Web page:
One of the biggest mysteries of Quentin Tarantino’s “Once Upon a Time in Hollywood” is whether Brad Pitt’s Cliff Booth murdered his wife, Billie. Rumors about his wife’s mysterious demise swirl around the stuntman, with Mike Moh’s Bruce Lee showing recognition when a crew member says Booth “killed his wife and got away with it.” But it’s only in Tarantino’s “Hollywood” novel, out now, which the director has described as a “complete rethinking of the movie,” that we get a definitive answer about what happened.
Cliff’s culpability for the crime has been hotly debated since the film was released in July 2019. Brad Pitt himself said he knew the definitive answer — that Tarantino had told him — and certainly characters in the world of “Once Upon a Time in Hollywood” believe Cliff is guilty. Husband and wife stunt coordinator team Randy and Janet Miller (Kurt Russell and Zoë Bell) won’t hire Cliff because they think he committed the crime. And a cryptic flashback shows Cliff on a boat with Billie (Rebecca Gayheart), handling a harpoon gun while his wife chews him out and calls him a “loser.” He pauses and it seems like something is going to happen.
Tarantino’s novel provided a chance for the director to expand the story of his film in ways only a novel could allow. And yes, he gives us an answer: Cliff did it.
In a startling confirmation of Cliff fans’ worst fears, the novel reveals Cliff to have murdered several people. And after so much fevered speculation about whether he did or didn’t do it, Tarantino first presents the answer in a surprisingly blunt, off-handed way. We learn about his third murder first, as part of a long story about how Cliff came into possession of his dog, Brandy. A fellow stuntman, Buster, owed Cliff money and decided to pay Cliff not in cash but in him becoming co-owner of the pitbull, who he was entering into bloody dogfighting bouts. When Buster decided that they should let Brandy die in the ring and make money by betting on her opponent instead, Cliff was so enraged that he killed the guy with his bare hands.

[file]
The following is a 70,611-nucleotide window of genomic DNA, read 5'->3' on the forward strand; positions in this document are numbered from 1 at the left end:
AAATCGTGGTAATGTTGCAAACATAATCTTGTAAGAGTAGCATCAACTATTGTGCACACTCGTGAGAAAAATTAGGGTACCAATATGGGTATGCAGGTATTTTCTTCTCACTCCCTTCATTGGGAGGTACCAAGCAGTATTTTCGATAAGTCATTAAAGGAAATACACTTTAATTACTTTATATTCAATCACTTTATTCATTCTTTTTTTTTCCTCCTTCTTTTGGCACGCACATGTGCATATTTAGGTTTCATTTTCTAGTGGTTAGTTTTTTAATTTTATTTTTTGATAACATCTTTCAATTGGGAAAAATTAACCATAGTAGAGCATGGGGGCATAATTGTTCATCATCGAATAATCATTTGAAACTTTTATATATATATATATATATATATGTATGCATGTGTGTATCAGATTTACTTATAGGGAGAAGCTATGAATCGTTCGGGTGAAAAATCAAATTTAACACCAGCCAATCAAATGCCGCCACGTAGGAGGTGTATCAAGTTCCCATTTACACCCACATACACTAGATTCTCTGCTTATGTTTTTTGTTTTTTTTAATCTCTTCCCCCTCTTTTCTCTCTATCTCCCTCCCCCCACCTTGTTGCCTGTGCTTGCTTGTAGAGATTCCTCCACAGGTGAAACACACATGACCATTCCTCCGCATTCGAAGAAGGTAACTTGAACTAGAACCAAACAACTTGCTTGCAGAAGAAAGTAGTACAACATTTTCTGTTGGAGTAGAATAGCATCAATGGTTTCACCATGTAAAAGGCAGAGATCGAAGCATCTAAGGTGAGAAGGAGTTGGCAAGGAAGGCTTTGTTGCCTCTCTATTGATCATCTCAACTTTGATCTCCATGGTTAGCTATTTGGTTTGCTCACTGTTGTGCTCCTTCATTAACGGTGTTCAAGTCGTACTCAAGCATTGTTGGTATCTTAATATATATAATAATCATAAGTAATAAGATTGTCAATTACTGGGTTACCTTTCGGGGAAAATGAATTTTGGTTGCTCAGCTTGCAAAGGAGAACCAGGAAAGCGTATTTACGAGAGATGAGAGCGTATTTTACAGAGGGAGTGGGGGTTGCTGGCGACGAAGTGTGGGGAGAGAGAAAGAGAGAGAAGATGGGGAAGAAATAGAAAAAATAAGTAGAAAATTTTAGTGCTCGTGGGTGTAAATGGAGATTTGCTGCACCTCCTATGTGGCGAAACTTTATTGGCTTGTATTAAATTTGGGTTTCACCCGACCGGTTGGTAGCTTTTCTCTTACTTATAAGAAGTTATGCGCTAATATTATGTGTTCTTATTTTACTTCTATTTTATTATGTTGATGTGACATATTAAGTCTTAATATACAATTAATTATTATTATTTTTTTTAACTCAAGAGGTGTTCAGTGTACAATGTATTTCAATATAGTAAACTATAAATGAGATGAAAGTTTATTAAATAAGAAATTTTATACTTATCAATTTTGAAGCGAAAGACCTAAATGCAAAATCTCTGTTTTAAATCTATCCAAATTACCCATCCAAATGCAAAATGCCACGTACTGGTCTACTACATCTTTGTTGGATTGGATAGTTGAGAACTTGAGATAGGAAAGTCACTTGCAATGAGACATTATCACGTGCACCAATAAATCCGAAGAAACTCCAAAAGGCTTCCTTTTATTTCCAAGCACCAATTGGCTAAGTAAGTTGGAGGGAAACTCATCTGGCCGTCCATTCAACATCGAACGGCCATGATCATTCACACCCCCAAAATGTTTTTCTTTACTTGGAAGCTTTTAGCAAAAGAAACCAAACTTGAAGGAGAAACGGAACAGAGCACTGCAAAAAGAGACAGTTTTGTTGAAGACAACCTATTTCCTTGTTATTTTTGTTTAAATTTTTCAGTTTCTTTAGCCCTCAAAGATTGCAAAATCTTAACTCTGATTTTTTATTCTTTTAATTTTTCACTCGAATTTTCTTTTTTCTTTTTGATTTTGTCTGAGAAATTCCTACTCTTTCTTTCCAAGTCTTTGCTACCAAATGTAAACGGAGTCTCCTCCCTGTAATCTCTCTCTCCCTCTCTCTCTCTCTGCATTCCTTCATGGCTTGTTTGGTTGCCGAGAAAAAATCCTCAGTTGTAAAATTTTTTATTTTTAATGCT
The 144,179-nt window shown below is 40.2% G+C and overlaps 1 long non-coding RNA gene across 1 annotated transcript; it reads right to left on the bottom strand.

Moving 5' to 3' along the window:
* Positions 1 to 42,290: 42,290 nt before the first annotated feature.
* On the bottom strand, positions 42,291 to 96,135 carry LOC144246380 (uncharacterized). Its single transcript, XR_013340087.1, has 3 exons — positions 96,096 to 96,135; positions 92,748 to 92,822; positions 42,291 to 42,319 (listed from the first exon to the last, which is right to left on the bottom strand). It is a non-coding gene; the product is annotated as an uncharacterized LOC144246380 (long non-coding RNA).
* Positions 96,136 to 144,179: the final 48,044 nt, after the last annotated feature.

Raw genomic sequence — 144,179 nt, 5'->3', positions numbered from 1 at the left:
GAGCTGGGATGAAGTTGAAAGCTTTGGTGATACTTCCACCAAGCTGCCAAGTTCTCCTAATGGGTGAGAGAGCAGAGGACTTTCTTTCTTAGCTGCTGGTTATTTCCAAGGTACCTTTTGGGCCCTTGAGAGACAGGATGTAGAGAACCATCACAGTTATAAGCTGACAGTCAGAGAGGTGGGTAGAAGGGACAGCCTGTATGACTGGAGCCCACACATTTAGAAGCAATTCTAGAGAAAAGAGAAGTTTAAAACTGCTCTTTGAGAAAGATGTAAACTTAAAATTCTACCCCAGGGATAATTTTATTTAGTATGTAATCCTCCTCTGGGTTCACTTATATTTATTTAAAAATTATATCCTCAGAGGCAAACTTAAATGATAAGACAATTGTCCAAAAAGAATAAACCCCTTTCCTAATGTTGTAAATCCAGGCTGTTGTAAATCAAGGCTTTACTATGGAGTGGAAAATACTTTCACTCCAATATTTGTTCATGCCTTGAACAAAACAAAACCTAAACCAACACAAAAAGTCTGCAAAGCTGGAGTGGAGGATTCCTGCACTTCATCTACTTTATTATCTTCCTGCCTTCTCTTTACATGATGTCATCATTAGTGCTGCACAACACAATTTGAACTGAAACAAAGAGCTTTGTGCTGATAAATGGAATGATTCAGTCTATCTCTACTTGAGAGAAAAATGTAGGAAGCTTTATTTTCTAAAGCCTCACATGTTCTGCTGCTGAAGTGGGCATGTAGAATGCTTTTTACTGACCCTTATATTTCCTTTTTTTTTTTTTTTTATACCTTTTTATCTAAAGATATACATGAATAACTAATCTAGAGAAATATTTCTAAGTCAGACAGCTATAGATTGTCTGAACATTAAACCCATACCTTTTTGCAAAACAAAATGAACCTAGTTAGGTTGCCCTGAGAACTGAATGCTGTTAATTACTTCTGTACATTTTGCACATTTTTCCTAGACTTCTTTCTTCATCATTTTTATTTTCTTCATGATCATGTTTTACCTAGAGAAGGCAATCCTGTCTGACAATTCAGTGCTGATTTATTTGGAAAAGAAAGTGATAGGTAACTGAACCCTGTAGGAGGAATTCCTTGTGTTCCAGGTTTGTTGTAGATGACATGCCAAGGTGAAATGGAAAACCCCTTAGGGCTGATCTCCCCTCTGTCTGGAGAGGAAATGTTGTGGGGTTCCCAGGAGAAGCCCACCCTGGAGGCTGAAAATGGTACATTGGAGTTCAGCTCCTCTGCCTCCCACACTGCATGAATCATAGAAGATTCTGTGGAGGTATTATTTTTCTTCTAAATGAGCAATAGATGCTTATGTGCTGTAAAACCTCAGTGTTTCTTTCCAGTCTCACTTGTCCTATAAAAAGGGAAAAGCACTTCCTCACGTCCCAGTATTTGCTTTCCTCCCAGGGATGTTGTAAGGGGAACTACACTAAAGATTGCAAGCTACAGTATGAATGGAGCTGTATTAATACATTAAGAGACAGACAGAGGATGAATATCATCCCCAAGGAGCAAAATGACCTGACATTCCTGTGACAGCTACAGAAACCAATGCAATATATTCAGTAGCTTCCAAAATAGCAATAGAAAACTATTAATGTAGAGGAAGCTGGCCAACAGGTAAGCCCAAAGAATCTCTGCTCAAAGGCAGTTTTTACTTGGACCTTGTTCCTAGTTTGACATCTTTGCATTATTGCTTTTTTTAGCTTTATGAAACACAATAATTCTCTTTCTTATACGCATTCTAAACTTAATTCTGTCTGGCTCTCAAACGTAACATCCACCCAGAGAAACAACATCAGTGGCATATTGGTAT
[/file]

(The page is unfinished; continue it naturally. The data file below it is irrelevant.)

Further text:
“This wasn’t the first time Cliff committed murder and got away with it,” Tarantino writes. “The first time was in Cleveland in the fifties. The second time was when Cliff killed his wife two years earlier. This was the third time, and Cliff got away with this one too.”
So there you have it.
In an eyebrow-raising move, Tarantino dedicates the book, in part, to 87-year-old actor Robert Blake, who was acquitted of the 2001 murder of his wife Bonnie Lee Bakley following a headline-making trial. Hard not to shake a connection between Blake and Pitt’s character.
An in-depth description of Billie’s murder at the hands of her husband comes in chapter 10, titled “Misadventure.” Cliff shot his wife with a shark gun, the spear cutting her in half mid-torso, though he committed the savage act in an unplanned moment of rage. “It wasn’t like he had plotted her murder,” Tarantino writes. “It was practically the accident he claimed it was. One, it was a hair trigger. Two, it was more instinct than a decision. Three, was it a pull, or was it closer to a twitch? Four, it wasn’t like anybody was gonna miss Billie Booth.” Regretting his act immediately, Cliff was able to press the two halves of her body together and keep her alive for seven hours before the Coast Guard arrived. When she died, he claimed shooting her with a shark gun had been an accident, and the authorities simply didn’t have enough evidence to prove otherwise, so they declared her death had been due to “misadventure.” But the stunt community remembered just how sour Billie and Cliff’s marriage had become…
We learn quite a bit about Cliff in the novel beyond that crime. In addition to the three people he murdered, he killed dozens in combat during World War II, including 16 Japanese soldiers he offed with nothing but a knife. In fact, Tarantino intersperses offhand glimpses of Cliff’s future throughout his narration.
We knew that Tom Laughlin’s character, Billy Jack, most famous from a 1971 film of the same name but actually introduced in 1967’s “The Born Losers,” was both Tarantino and Pitt’s primary inspiration for Booth — a crazy coincidence that both happened to be huge fans of the character — with the director even firing up a 35mm print of “Billy Jack” for the actor.
In the novel, it’s revealed Cliff worked on “The Born Losers,” and, Laughlin having little money to pay him, he was given an offer: $75 as his fee or the all-denim outfit worn by Billy Jack. Cliff opts for the latter, and so the denim outfit he wears in “Once Upon a Time in Hollywood” is actually meant to be the costume Laughlin had worn onscreen for his movie. Once the more successful “Billy Jack” was released in 1971 — two years after the events of “Hollywood” — and that look became too popular, Cliff abandoned the outfit for fear of being labeled a copycat.
The novel also reveals just how much of a cinephile Cliff is, making it a habit to see a foreign film every Sunday. Lest you worry about Cliff’s life expectancy, in 1974 he enjoys Sonny Chiba’s “The Street Fighter” (Chiba would appear as master swordcrafter Hattori Hanzo in “Kill Bill Vol. 1”) and two years later he sees “In the Realm of the Senses,” which Tarantino calls “that wild, sexy Japanese movie where the chick cuts the guy’s dick off… he took a couple of different dates to that movie.”
In fact, Cliff’s love of international arthouse cinema seems to align with the premise of what fans assumed was a second novel Tarantino was planning: a book about a returning GI who, put through the ringer during World War II, no longer finds the fantasy factory of Hollywood movies appealing but discovers, through foreign films, a new lease on cinephilia. That’s exactly what happens to Cliff in the “Once Upon a Time in Hollywood” novel.